** At the beginning of the reading, Leroy Little Bear (2000) states that colonialism “tries to maintain a singular social order by means of force and law, suppressing the diversity of human worldviews. … Typically, this proposition creates oppression and discrimination” (p. 77). Think back on your experiences of the teaching and learning of mathematics — were there aspects of it that were oppressive and/or discriminating for you or other students? **

It is true that colonialism tries to maintain a singular order by means of force and law. This results in the suppression of the diversity of human views. Within the article, the Aboriginal point of view states that “law is culture”. This is the culture that is being stripped away with the existence of colonialism. Within my experiences of the teaching of mathematics I now realize the amount of oppressiveness there was. It was oppressive for one because of the fact that math class for us was listening and watching the teacher at the front of the class for 30 minutes, then doing textbook questions for the remaining 30 minutes of class. This was typically how it was throughout my high school experience and never really got interactive. It was all about number crunching and practicing to understand different math concepts. Many people learn differently and it is evident through studies. There are students who prefer a more activity based class where they can move around and actually experiment. People who cannot learn math the way almost every school teaches are singled out and are led to believe that they aren’t competent at mathematics.

** After reading Poirierâ€™s article: Teaching mathematics and the Inuit Community, identify at least three ways in which Inuit mathematics challenge Eurocentric **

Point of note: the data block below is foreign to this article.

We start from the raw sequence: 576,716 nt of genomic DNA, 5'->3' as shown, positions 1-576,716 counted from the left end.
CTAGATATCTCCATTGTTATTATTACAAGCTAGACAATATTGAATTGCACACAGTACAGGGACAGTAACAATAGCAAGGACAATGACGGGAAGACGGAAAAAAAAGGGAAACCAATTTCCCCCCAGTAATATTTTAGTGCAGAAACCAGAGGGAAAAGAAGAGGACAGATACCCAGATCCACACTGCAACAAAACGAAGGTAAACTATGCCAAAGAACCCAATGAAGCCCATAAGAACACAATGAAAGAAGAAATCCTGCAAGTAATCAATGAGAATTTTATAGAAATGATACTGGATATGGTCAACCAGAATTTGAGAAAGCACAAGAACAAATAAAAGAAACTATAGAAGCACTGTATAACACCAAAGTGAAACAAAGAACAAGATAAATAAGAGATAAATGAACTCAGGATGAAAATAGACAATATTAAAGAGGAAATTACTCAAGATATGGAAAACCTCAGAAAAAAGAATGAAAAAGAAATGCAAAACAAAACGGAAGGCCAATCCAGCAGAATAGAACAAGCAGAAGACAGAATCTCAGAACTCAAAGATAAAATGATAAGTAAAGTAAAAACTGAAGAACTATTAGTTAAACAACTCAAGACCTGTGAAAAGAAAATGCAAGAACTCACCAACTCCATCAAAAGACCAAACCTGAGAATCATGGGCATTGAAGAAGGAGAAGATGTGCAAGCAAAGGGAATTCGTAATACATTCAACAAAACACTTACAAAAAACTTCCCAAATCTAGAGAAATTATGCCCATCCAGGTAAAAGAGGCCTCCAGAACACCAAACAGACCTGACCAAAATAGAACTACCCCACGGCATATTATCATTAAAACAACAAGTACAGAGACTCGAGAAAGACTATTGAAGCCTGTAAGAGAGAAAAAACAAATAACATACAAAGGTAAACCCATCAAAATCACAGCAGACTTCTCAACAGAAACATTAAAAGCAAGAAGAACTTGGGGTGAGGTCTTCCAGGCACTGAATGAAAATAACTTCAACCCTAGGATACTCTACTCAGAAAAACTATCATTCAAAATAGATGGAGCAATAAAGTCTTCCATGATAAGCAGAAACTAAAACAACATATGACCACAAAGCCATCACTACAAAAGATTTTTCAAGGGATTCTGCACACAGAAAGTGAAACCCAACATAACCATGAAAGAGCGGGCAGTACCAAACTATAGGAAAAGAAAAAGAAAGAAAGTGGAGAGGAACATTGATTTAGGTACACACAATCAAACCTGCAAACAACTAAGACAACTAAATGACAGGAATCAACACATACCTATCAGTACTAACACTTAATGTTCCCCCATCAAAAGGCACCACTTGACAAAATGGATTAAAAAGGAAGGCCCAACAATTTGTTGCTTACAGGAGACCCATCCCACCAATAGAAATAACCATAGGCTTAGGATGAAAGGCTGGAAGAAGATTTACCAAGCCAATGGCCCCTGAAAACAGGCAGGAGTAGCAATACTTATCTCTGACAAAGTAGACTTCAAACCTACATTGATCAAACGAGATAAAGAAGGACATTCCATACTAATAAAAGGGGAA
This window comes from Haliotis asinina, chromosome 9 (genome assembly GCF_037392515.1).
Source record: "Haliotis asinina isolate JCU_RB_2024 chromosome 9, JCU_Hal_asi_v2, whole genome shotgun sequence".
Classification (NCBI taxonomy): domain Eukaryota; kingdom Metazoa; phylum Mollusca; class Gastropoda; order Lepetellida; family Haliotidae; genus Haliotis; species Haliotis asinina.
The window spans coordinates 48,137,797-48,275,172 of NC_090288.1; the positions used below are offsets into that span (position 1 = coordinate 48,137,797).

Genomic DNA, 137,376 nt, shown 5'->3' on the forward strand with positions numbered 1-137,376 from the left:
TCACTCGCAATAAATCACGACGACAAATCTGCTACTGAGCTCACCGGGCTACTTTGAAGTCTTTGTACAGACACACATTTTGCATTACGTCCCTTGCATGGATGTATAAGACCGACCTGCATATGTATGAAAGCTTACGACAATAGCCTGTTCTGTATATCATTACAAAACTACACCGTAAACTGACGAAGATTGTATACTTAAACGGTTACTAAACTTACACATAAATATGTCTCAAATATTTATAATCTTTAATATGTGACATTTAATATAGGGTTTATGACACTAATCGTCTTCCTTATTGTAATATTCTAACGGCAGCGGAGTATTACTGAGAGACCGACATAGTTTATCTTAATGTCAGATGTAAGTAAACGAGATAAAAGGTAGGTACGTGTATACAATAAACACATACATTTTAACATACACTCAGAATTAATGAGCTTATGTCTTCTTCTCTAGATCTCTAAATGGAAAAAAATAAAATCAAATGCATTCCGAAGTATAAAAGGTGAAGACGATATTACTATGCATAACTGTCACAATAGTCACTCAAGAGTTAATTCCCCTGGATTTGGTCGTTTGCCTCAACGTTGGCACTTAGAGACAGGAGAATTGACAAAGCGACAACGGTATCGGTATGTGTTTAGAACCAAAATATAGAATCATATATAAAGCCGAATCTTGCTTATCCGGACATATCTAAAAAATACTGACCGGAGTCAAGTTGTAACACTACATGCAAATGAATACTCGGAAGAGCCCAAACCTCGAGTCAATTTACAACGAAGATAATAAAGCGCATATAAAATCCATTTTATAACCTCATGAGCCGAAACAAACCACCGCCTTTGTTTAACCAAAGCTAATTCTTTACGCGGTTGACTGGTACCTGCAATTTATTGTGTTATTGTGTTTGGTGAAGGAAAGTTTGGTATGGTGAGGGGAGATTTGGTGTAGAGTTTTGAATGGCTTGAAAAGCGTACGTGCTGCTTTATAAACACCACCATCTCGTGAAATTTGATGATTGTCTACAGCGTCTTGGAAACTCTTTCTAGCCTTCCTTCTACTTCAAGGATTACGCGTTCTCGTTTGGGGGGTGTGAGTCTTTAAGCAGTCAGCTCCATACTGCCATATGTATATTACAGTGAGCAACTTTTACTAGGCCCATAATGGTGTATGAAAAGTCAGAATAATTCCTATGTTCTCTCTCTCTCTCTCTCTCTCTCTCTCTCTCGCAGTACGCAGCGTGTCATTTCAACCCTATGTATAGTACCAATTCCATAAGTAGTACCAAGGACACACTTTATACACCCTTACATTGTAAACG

One way that the Inuit mathematics challenge Eurocentric way of teaching is that they use traditional Inuit teaching that is based on observing and elder or listening to enigmas. They allow these enigmas to be clues for problem solving in mathematics. This allows them to become more active and interactive within the classroom for it is more involved within their culture. They are also being taught by an elder who tie their culture within their teachings. This allows them to be more diverse in their ways of teaching in comparison to the Eurocentric way of teaching.

Another way the Inuit challenge the Eurocentric way of teaching is through their many representations of mathematical concepts. In figure 2, it requires students to represent the number 3 in six different ways. This allows the students to conceptualize and interpret the number 3 in six different ways. This helps them if they cannot realize it another way, they can reference it another way. This can be applied throughout all levels of schooling. Within my school, we were very limited of different perspectives. We would usually be given one (rarely two) ways to solve a problem and we’d have to do with it.

The final way I found that the Inuit teaching system challenges Eurocentric ones is that their teachings are taught in different languages. They speak Inuktitut, but are given the option to learn French and English once they reach grade 3. This enables them to learn and develop their language as they learn mathematics. This allows them to think more critically and try to apply different languages within their teachings.

During my school career from Kindergarten to Grade 12, mathematics for me was very much in relation to your experience. We were also giving the teacher our attention for majority of the math class, which some of us struggled with, especially the hands on learners. Personally I would have benefitted from learning in multiple perspectives rather than just the one example the teacher believed would be best fit for the class. It seems as thought mathematics for the Inuits came from more diverse was of knowing and teachers, incorporating different ways to learn and grow as students. When you become an educator, how will you incorporate ways of knowing into your classroom environment?

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